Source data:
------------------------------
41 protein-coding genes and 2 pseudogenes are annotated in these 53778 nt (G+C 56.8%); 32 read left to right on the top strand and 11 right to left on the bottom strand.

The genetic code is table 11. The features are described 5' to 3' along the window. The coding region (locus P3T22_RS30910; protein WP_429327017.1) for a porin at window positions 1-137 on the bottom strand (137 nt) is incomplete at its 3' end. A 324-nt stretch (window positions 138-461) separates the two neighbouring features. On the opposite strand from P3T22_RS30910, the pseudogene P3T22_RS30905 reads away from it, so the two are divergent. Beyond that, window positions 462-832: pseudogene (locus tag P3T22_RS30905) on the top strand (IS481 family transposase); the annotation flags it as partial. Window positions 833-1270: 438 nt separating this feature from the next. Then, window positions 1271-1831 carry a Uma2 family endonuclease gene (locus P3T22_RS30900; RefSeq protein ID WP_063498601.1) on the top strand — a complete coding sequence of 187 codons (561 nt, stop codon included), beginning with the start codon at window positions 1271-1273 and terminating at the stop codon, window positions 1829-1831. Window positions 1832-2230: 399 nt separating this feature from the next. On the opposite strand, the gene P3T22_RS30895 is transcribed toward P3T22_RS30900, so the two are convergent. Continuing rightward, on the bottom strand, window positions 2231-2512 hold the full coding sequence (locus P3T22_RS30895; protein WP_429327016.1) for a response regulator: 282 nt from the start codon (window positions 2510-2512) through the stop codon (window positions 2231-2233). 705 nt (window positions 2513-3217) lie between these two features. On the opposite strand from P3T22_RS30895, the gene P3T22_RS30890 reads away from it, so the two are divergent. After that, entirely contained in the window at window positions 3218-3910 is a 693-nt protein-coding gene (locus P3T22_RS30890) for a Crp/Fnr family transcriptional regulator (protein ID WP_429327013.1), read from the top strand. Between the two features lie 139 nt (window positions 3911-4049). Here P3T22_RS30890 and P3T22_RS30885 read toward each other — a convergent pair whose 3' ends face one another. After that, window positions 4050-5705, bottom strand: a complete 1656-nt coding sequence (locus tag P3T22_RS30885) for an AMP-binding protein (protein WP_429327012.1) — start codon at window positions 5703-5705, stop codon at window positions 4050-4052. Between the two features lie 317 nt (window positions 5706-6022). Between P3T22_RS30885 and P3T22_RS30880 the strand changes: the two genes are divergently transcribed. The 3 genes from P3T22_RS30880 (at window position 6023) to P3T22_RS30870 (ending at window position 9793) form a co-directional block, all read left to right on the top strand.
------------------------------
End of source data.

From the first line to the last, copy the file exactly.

41 protein-coding genes and 2 pseudogenes are annotated in these 53778 nt (G+C 56.8%); 32 read left to right on the top strand and 11 right to left on the bottom strand.

The genetic code is table 11. The features are described 5' to 3' along the window. The coding region (locus P3T22_RS30910; protein WP_429327017.1) for a porin at window positions 1-137 on the bottom strand (137 nt) is incomplete at its 3' end. A 324-nt stretch (window positions 138-461) separates the two neighbouring features. On the opposite strand from P3T22_RS30910, the pseudogene P3T22_RS30905 reads away from it, so the two are divergent. Beyond that, window positions 462-832: pseudogene (locus tag P3T22_RS30905) on the top strand (IS481 family transposase); the annotation flags it as partial. Window positions 833-1270: 438 nt separating this feature from the next. Then, window positions 1271-1831 carry a Uma2 family endonuclease gene (locus P3T22_RS30900; RefSeq protein ID WP_063498601.1) on the top strand — a complete coding sequence of 187 codons (561 nt, stop codon included), beginning with the start codon at window positions 1271-1273 and terminating at the stop codon, window positions 1829-1831. Window positions 1832-2230: 399 nt separating this feature from the next. On the opposite strand, the gene P3T22_RS30895 is transcribed toward P3T22_RS30900, so the two are convergent. Continuing rightward, on the bottom strand, window positions 2231-2512 hold the full coding sequence (locus P3T22_RS30895; protein WP_429327016.1) for a response regulator: 282 nt from the start codon (window positions 2510-2512) through the stop codon (window positions 2231-2233). 705 nt (window positions 2513-3217) lie between these two features. On the opposite strand from P3T22_RS30895, the gene P3T22_RS30890 reads away from it, so the two are divergent. After that, entirely contained in the window at window positions 3218-3910 is a 693-nt protein-coding gene (locus P3T22_RS30890) for a Crp/Fnr family transcriptional regulator (protein ID WP_429327013.1), read from the top strand. Between the two features lie 139 nt (window positions 3911-4049). Here P3T22_RS30890 and P3T22_RS30885 read toward each other — a convergent pair whose 3' ends face one another. After that, window positions 4050-5705, bottom strand: a complete 1656-nt coding sequence (locus tag P3T22_RS30885) for an AMP-binding protein (protein WP_429327012.1) — start codon at window positions 5703-5705, stop codon at window positions 4050-4052. Between the two features lie 317 nt (window positions 5706-6022). Between P3T22_RS30885 and P3T22_RS30880 the strand changes: the two genes are divergently transcribed. The 3 genes from P3T22_RS30880 (at window position 6023) to P3T22_RS30870 (ending at window position 9793) form a co-directional block, all read left to right on the top strand.